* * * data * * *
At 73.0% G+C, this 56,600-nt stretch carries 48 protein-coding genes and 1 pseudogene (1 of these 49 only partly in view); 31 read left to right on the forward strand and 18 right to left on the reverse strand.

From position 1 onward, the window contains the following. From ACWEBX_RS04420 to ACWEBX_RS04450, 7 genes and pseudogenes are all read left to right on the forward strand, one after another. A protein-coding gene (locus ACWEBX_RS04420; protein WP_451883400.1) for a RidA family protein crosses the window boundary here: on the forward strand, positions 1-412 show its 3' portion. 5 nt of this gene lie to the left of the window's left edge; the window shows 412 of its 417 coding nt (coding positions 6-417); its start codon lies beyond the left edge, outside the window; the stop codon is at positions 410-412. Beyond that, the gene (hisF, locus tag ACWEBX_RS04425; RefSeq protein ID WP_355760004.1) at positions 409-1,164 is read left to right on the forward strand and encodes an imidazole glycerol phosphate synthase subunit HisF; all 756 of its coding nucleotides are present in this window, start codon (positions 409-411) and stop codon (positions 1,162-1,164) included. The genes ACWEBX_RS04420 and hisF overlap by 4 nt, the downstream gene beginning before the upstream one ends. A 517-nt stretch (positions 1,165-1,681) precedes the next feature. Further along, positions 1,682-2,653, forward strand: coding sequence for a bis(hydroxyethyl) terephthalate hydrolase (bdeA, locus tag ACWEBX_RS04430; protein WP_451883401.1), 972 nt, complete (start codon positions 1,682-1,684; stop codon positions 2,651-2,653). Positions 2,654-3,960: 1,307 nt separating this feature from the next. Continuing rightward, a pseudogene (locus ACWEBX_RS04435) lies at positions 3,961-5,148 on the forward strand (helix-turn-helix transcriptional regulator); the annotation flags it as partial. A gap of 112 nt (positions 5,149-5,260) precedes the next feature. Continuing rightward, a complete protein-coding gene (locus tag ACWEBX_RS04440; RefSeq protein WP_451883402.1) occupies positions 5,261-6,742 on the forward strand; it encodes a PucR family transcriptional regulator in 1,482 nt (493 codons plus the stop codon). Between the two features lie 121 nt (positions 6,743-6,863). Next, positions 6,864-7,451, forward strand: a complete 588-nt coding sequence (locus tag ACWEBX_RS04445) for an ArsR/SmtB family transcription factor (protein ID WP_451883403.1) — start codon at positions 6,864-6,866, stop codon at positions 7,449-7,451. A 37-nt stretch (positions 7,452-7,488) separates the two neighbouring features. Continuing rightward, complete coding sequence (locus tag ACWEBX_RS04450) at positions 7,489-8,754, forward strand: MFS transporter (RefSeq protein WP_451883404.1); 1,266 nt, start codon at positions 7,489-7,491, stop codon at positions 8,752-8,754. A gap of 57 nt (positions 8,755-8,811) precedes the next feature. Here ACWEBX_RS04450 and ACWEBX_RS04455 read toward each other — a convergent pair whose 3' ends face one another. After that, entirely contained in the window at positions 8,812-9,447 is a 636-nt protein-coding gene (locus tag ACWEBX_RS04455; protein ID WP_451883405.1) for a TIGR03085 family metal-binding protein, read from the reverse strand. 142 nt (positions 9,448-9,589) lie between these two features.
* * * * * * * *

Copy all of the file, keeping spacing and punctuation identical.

At 73.0% G+C, this 56,600-nt stretch carries 48 protein-coding genes and 1 pseudogene (1 of these 49 only partly in view); 31 read left to right on the forward strand and 18 right to left on the reverse strand.

From position 1 onward, the window contains the following. From ACWEBX_RS04420 to ACWEBX_RS04450, 7 genes and pseudogenes are all read left to right on the forward strand, one after another. A protein-coding gene (locus ACWEBX_RS04420; protein WP_451883400.1) for a RidA family protein crosses the window boundary here: on the forward strand, positions 1-412 show its 3' portion. 5 nt of this gene lie to the left of the window's left edge; the window shows 412 of its 417 coding nt (coding positions 6-417); its start codon lies beyond the left edge, outside the window; the stop codon is at positions 410-412. Beyond that, the gene (hisF, locus tag ACWEBX_RS04425; RefSeq protein ID WP_355760004.1) at positions 409-1,164 is read left to right on the forward strand and encodes an imidazole glycerol phosphate synthase subunit HisF; all 756 of its coding nucleotides are present in this window, start codon (positions 409-411) and stop codon (positions 1,162-1,164) included. The genes ACWEBX_RS04420 and hisF overlap by 4 nt, the downstream gene beginning before the upstream one ends. A 517-nt stretch (positions 1,165-1,681) precedes the next feature. Further along, positions 1,682-2,653, forward strand: coding sequence for a bis(hydroxyethyl) terephthalate hydrolase (bdeA, locus tag ACWEBX_RS04430; protein WP_451883401.1), 972 nt, complete (start codon positions 1,682-1,684; stop codon positions 2,651-2,653). Positions 2,654-3,960: 1,307 nt separating this feature from the next. Continuing rightward, a pseudogene (locus ACWEBX_RS04435) lies at positions 3,961-5,148 on the forward strand (helix-turn-helix transcriptional regulator); the annotation flags it as partial. A gap of 112 nt (positions 5,149-5,260) precedes the next feature. Continuing rightward, a complete protein-coding gene (locus tag ACWEBX_RS04440; RefSeq protein WP_451883402.1) occupies positions 5,261-6,742 on the forward strand; it encodes a PucR family transcriptional regulator in 1,482 nt (493 codons plus the stop codon). Between the two features lie 121 nt (positions 6,743-6,863). Next, positions 6,864-7,451, forward strand: a complete 588-nt coding sequence (locus tag ACWEBX_RS04445) for an ArsR/SmtB family transcription factor (protein ID WP_451883403.1) — start codon at positions 6,864-6,866, stop codon at positions 7,449-7,451. A 37-nt stretch (positions 7,452-7,488) separates the two neighbouring features. Continuing rightward, complete coding sequence (locus tag ACWEBX_RS04450) at positions 7,489-8,754, forward strand: MFS transporter (RefSeq protein WP_451883404.1); 1,266 nt, start codon at positions 7,489-7,491, stop codon at positions 8,752-8,754. A gap of 57 nt (positions 8,755-8,811) precedes the next feature. Here ACWEBX_RS04450 and ACWEBX_RS04455 read toward each other — a convergent pair whose 3' ends face one another. After that, entirely contained in the window at positions 8,812-9,447 is a 636-nt protein-coding gene (locus tag ACWEBX_RS04455; protein ID WP_451883405.1) for a TIGR03085 family metal-binding protein, read from the reverse strand. 142 nt (positions 9,448-9,589) lie between these two features.